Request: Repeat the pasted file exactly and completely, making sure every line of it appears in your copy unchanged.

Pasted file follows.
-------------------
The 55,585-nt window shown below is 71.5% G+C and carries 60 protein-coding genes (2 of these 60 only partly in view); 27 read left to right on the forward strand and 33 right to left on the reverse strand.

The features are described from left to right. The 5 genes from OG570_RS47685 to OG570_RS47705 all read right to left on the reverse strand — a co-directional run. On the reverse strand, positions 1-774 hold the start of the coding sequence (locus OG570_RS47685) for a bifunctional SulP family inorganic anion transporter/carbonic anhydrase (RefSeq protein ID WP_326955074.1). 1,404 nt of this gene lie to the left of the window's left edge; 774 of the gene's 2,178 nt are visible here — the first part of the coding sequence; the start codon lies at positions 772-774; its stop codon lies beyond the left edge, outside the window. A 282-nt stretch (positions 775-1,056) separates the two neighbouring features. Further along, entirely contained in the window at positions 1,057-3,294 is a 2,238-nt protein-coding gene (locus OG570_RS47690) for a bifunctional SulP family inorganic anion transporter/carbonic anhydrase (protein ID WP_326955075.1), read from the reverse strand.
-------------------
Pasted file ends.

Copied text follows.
The 55,585-nt window shown below is 71.5% G+C and carries 60 protein-coding genes (2 of these 60 only partly in view); 27 read left to right on the forward strand and 33 right to left on the reverse strand.

The features are described from left to right. The 5 genes from OG570_RS47685 to OG570_RS47705 all read right to left on the reverse strand — a co-directional run. On the reverse strand, positions 1-774 hold the start of the coding sequence (locus OG570_RS47685) for a bifunctional SulP family inorganic anion transporter/carbonic anhydrase (RefSeq protein ID WP_326955074.1). 1,404 nt of this gene lie to the left of the window's left edge; 774 of the gene's 2,178 nt are visible here — the first part of the coding sequence; the start codon lies at positions 772-774; its stop codon lies beyond the left edge, outside the window. A 282-nt stretch (positions 775-1,056) separates the two neighbouring features. Further along, entirely contained in the window at positions 1,057-3,294 is a 2,238-nt protein-coding gene (locus OG570_RS47690) for a bifunctional SulP family inorganic anion transporter/carbonic anhydrase (protein ID WP_326955075.1), read from the reverse strand.